Natural England and FOI data on Hen Harriers

Raptor Persecution UK (RPUK), the single most accessible and reliable source for charting the illegal persecution of birds of prey on the internet, has followed up two posts on ‘missing’ Hen Harriers with another – all obtained via a single Freedom of Information (FOI) request to Natural England (NE), nominally “the government’s adviser for the natural environment in England” but a department which has been so ‘stripped to the bone’ by successive governments that it now appears toothless and ineffective in the face of the rising tide of wildlife crime.

In their latest post, RPUK says that:

This time it’s a young female, optimistically named ‘Fortune’, who was tagged (#162150) on 15th June 2020 at a nest site in Northumberland (site 1). In August 2020 she was reportedly in Dumfries & Galloway but on 16th September her tag’s last known fix came from an undisclosed site in Northumberland, listed by Natural England as, ‘Site confidential important hen harrier roost’. She was wearing a tag with known reliability, in contrast to the tag worn by recently-disappeared hen harrier Harold.

RPUK, Satellite-tagged hen harrier Fortune ‘disappears’ at roost site in Northumberland, 12 Jan 21

RPUK go on to say that there is no further information.

This means that as many as FIFTY Hen Harriers have been reported ‘missing’ (which essentially means it is highly likelythe bird was killed illegally) or been provably shot or poisoned in the last 30 months. The vast majority have ‘disappeared’ on or near grouse moors.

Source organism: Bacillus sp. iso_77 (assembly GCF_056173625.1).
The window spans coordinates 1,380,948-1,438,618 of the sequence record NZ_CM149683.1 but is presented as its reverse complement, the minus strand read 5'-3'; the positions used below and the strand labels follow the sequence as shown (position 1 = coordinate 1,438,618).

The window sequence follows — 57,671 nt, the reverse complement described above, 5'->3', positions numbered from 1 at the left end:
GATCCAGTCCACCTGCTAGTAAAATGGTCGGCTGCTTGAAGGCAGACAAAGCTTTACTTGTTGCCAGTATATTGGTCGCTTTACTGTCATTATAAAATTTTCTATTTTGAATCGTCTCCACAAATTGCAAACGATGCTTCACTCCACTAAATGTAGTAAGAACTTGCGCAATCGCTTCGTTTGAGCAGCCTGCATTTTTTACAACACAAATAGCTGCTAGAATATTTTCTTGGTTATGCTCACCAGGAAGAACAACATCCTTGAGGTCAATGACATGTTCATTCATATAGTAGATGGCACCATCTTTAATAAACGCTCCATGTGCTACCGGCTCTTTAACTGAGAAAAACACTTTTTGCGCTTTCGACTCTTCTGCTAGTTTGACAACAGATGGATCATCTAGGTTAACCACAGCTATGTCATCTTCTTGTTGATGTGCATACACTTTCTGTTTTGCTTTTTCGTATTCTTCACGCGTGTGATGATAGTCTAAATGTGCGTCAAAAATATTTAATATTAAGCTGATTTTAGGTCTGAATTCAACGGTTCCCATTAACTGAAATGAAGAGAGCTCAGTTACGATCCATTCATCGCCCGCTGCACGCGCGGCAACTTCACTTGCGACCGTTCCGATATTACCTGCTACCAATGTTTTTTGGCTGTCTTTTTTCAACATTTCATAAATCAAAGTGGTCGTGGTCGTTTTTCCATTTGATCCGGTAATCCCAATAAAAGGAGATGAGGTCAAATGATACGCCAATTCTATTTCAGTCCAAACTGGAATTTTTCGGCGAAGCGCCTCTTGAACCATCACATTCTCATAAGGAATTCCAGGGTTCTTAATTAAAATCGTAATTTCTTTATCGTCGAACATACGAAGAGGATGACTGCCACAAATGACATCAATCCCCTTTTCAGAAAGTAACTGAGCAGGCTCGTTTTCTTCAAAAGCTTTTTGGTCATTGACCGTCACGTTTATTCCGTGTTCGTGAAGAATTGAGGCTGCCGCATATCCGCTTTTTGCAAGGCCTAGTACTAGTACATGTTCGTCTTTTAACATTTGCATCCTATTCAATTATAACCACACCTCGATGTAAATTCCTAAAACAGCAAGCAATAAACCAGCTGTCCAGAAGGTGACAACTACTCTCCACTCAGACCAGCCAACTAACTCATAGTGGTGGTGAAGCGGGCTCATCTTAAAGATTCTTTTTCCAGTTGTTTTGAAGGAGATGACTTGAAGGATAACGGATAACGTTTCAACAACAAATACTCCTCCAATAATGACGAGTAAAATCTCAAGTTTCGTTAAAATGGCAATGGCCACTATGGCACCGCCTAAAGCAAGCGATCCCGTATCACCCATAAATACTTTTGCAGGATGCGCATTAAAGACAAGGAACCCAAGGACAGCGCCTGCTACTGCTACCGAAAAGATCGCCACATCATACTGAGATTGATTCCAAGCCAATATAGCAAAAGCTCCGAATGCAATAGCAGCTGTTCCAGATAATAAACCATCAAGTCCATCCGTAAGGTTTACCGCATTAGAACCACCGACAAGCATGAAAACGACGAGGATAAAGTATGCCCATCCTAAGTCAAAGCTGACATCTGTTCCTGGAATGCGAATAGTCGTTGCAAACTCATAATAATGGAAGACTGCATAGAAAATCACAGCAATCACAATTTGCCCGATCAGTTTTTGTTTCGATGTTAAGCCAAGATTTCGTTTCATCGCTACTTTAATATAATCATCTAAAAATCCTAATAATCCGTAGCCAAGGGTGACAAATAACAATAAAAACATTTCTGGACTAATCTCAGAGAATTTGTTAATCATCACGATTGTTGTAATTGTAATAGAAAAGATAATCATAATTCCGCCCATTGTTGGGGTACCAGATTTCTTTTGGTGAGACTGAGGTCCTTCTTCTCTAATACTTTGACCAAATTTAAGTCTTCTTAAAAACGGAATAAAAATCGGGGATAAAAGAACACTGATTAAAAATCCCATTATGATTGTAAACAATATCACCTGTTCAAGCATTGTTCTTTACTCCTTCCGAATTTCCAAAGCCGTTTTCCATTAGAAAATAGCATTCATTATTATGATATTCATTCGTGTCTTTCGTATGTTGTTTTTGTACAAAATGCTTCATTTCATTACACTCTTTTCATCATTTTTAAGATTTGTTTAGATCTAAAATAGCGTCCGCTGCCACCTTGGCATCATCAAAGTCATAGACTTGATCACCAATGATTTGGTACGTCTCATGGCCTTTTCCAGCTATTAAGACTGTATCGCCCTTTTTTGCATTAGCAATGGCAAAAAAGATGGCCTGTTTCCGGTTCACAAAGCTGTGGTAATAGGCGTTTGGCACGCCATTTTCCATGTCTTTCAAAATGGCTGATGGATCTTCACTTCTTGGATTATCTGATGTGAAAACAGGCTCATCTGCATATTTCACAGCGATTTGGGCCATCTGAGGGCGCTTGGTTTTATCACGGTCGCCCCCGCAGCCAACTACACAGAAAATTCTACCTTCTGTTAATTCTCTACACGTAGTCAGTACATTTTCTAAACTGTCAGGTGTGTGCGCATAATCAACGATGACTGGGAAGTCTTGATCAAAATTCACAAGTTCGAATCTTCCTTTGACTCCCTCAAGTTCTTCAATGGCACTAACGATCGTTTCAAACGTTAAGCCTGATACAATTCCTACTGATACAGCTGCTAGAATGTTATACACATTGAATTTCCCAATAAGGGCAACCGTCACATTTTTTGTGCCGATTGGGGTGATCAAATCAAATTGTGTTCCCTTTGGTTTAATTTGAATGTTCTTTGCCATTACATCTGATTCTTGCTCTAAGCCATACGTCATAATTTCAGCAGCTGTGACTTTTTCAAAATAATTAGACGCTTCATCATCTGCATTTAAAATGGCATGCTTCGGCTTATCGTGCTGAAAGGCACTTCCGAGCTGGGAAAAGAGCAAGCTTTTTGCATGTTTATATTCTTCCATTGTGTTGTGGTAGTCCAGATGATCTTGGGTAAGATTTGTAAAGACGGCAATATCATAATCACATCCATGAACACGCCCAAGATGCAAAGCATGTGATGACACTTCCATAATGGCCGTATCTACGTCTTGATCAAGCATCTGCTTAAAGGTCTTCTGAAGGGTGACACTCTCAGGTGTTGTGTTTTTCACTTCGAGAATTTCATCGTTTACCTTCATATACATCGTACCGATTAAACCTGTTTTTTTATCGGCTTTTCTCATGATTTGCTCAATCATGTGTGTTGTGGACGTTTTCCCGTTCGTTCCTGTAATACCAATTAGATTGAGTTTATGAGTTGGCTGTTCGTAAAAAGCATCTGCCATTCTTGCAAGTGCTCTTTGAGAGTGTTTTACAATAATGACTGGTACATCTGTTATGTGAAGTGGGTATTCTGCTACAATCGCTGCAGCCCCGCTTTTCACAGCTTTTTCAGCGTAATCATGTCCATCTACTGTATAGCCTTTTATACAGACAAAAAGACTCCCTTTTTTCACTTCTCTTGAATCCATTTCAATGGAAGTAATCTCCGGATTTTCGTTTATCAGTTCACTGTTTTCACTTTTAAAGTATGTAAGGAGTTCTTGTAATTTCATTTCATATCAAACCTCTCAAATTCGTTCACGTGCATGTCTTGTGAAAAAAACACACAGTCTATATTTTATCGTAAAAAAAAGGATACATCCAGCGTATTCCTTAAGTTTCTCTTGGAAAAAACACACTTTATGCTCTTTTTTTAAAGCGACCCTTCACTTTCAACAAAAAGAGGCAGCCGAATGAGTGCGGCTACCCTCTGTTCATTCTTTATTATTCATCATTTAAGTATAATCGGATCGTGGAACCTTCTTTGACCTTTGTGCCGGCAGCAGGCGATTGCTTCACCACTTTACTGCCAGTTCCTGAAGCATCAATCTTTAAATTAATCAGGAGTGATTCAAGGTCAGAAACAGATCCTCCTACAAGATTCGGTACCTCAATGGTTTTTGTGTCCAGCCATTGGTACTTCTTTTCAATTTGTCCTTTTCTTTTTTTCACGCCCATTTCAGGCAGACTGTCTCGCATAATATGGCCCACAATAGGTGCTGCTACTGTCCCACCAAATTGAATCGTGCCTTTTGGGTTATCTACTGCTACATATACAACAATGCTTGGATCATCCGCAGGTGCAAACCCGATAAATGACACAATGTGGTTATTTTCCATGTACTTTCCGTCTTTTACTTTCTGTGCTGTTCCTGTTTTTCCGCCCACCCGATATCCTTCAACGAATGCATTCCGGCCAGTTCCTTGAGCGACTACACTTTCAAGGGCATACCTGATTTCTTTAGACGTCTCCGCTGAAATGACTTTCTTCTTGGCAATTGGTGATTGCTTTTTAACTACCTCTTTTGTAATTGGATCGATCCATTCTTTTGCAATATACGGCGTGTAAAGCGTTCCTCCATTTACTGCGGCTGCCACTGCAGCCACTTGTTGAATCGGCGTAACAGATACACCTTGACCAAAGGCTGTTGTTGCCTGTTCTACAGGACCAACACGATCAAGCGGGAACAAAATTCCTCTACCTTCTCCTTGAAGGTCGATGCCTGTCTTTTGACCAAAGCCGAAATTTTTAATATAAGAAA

There is no doubt whatsoever that killing on this scale is deliberate, organised, and routine. Shooting estates and their hirelings are watching for Hen Harriers and killing them. We know it, they know it, but we seem unable to co-ordinate an effective response. Pinning hopes on a licencing scheme to dig out the rotten heart of grouse shooting and gamekeeping seems (in our opinion anyway) at best short-sighted wishful thinking, at worst colluding with an industry that has never showed any signs of changing its destructive and appalling habits (let alone our sanctioning the slaughter of millions of native mammals and birds, including Red Grouse – see Grouse moors | licencing slaughter)

A pertinent question to also ask, is why did this information have to be dragged out of Natural England via an FOI?

Natural England comes in for a huge amount of flak because as the government’s conservation watchdog we need it to be effective – but it clearly isn’t. The appointment of seasoned campaigner Tony Juniper as NE Chair in March 2019 brought a brief flicker of hope that the department would take up the fight for wildlife again, but that hasn’t transpired. NE’s support for the slaughter of badgers to protect dairy farming is an especially egregious example, and there are far too many cases of NE supporting the shooting industry (they work very closely with shooting lobbyists BASC for example (see – Natural England and BASC produce shooting report) and have blocked access to countryside to help out a shoot adjacent to an SSSi in Wiltshire – see Natural England protects shoot from ‘disturbance’).

Surely though NE aren’t deliberately hiding information from the public? After all, it’s we ‘the public’ that fund Natural England. Data on where these birds are being killed comes via satellite-tags that we the taxpayer are buying. We fund the staff working on collecting the data. And of course we pay them to run the epically stupid Hen Harrier ‘brood meddling’ scheme which sees Hen Harrier chicks translocated (or moved) from grouse moors to ‘protect them’ from illegal killing before re-releasing them back into the countryside when of course they fly back to the grouse moors and are illegally killed (which is both immensely frustrating and contrary to IUCN guidelines on translocation which say that “there should generally be strong evidence that the threat(s) that caused any previous extinction have been correctly identified and removed or sufficiently reduced – Annex 3.2“).